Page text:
“Setting Fire to the World”—The Unexamined & Undisciplined Life in Action


“The undisciplined person doesn’t wrong himself alone—
he sets fire to the whole world.”
– Rumi

If we’re not living an examined life—a life where we look deeply at our own actions and reactions and try to gain some real clarity about why we’re doing what we’re doing and how it impacts others—then we are the undisciplined person that Rumi is speaking of.

Self-examination—looking at oneself clearly, objectively, without bias and softeners—is what separates genuine adults from psychological children in adult bodies.

It is such a rare thing to come across in this world—a human being who is really willing to look fearlessly and fiercely at oneself, to confront oneself, to want to see oneself accurately and without flattery and distortion.

Many people in the world have very high standards for other people but do not hold themselves to those same standards. They let themselves off the hook. They live life as if they’re living behind a one-way mirror, conducting experiments, trying to discern what other people are really like, who’s trustworthy and who’s hypocritical, all the while betraying others, exploiting others, manipulating others, and acting even more hypocritically and duplicitously.

This is how wounded and hurt people go through life—so concerned with other’s trustworthiness that they take no care for establishing and working on their own trustworthiness. And so they end up adding more untrustworthiness to the nexus of human relationships by their own inconsistencies and untrustworthiness.

The world needs more people who are willing to live transparent lives where they are as they appear and appear as they are. And this level of integrity requires much self-discipline, self-honesty, clarity, and rigorous self-examination.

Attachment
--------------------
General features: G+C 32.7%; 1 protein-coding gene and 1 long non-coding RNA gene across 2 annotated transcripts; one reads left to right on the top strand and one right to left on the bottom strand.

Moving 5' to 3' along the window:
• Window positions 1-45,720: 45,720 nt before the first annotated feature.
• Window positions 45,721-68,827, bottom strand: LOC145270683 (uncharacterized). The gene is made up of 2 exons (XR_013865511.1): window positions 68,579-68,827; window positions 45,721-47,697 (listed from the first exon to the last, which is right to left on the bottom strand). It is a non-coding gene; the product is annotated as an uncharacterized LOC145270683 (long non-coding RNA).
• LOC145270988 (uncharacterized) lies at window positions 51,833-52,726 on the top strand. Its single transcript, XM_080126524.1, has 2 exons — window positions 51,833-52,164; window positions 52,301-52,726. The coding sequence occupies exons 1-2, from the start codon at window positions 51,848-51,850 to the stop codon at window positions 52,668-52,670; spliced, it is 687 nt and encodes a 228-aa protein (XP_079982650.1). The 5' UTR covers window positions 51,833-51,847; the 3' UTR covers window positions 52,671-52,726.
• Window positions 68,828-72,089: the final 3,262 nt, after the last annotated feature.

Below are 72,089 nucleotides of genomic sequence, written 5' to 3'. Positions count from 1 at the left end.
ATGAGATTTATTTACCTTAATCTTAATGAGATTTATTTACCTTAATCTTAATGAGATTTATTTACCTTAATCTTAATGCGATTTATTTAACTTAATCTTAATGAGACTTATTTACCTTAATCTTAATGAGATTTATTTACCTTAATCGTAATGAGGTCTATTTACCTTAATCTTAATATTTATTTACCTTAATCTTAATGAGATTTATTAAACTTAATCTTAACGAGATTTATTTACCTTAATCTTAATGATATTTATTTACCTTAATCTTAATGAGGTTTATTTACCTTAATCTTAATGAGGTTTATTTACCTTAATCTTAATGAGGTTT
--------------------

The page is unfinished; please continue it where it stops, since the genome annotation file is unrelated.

But every little bit helps. Why not be that person? Why not be the type of person that world needs so badly. Not another fun-loving flighty reactive mindless consumer and plaything of circumstance flitting over the surface of life, terrified of its depths, and setting fire to the world in the name of self-avoidance and not having to face and feel one’s fears and sorrows. Rather, why not live more deeply and authentically? Why not lead a much more contemplative and examined life? Why not lead a life of greater integrity and simplicity?

Life is short. No one gets out of here alive. So why get so caught up in gratifying one’s id and one’s lesser and discursive and escapist desires and fantasies?

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Denial & Impermanence


“We know that all is impermanent; we know that everything wears out. Although we can buy this truth intellectually, emotionally we have a deep-rooted aversion to it. We want permanence; we expect permanence. Our natural tendency is to seek security; we believe we can find it. We experience impermanence at the everyday level as frustration. We use our daily activity as a shield against the fundamental ambiguity of our situation, expending tremendous energy trying to ward off impermanence and death. We don’t like it that our bodies change shape. We don’t like it that we age. We are afraid of wrinkles and sagging skin. We use health products as if we actually believe that our skin, our hair, our eyes and teeth, might somehow miraculously escape the truth of impermanence.” – Pema Chödrön “The Places That Scare You